Framework for Optical Communication Between Unmanned Underwater Vehicles
University of New Hampshire
This study presents an optical communication design of a leader-follower formation between unmanned underwater vehicles (UUVs), specifically remotely operated vehicles (ROVs). As an initial step in this study, the light field produced from a light source mounted on the leader UUV was empirically characterized and modeled. Based on the light field measurements, a photo-detector array for the follower UUV was designed. Evaluation of the communication algorithms to monitor the UUV’s motion was conducted through underwater experiments in the Ocean Engineering Laboratory at the University of New Hampshire. The optimal spectral range was determined based on the calculation of the diffuse attenuation coefficients by using two different light sources and a spectrometer. The range between the leader and the follower vehicles for a specific water type was determined. In addition, the array design and the communication algorithms were modified according to the results from the light field.
Firat Eren received his undergraduate degree in M.E. from the Sabanci University, Istanbul, Turkey and a Master’s degree in M.E. from UNH on "The Effect of Cutting Force Model Coefficient Variability in Process Planning in Milling." Firat is currently in the second year of his Ph.D. program at the UNH Department of Mechanical Engineering. His research is titled "Dynamic positioning between unmanned underwater vehicles (UUVs) utilizing optical sensory feedback." Firat worked at Kale Altinay Robotics and Automation, Istanbul; served as an instructor for an ROV Science and Applications class at UNH, specifically for optical sensors, ROV dynamics and control, and ROV Control Project modules; and has been working as a graduate student advisor for the UNH senior ROV team for two years. Firat is member in the OE society in IEEE and MTS.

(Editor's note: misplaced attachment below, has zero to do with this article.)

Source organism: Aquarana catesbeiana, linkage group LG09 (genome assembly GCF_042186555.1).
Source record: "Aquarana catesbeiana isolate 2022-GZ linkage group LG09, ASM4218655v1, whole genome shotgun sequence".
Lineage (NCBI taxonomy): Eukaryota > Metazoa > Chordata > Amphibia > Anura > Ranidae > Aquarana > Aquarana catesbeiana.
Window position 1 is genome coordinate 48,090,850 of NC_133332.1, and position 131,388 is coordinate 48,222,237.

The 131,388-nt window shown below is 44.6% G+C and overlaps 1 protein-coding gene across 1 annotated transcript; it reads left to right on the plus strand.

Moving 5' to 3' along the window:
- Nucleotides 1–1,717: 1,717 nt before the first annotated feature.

Shachak Pe’eri received his Ph.D. degree in Geophysics from the Tel Aviv University, Israel. In 2005, he started his post-doctoral work at the Center of Coastal and Ocean Mapping (CCOM), University of New Hampshire, Durham, NH with a Tyco post-doctoral fellowship award. He is currently working as a research assistant professor at CCOM. His research interests are in optical remote sensing in the littoral zone with a focus on experimental and theoretical studies of lidar remote sensing (airborne lidar bathymetry, topographic lidar, and terrestrial laser scanning), hyperspectral remote sensing, and sensor fusion. Shachak Pe’eri is a member of the American Geophysical Union (AGU) and the Ocean Engineering (OE) and Geoscience and Remote Sensing (GRS) societies of IEEE and of The Hydrographic Society of America (THSOA).
May-Win Thein joined the UNH Department of Mechanical Engineering in 1999. Since then, she has served as a visiting scholar and/or lecturer at the Flight Dynamics Analysis Branch at the NASA Goddard Space Flight Center, the Department of Applied Mathematics at the University of Sheffield (Sheffield, UK), the Department of Engineering at the University of Leicester (Leicester, UK), and the Institute of Industrial and Control Engineering at the Polytechnic University of Catalonia (Barcelona, Spain). Prof. Thein was also named a United Kingdom Royal Society Fellow for her international collaborative research in spacecraft control. She holds memberships in AIAA, ASME (DSCD), IEEE (CSS IAC, WiC, WIE), Phi Eta Sigma, Pi Tau Sigma, SAE, Sigma Xi, SWE, and Tau Beta Pi. Professor Thein's field of specialization is in the area of System Dynamics and Control. Her studies have emphasized nonlinear state estimation and control, multirate state and parameter estimation, and fault detection and isolation.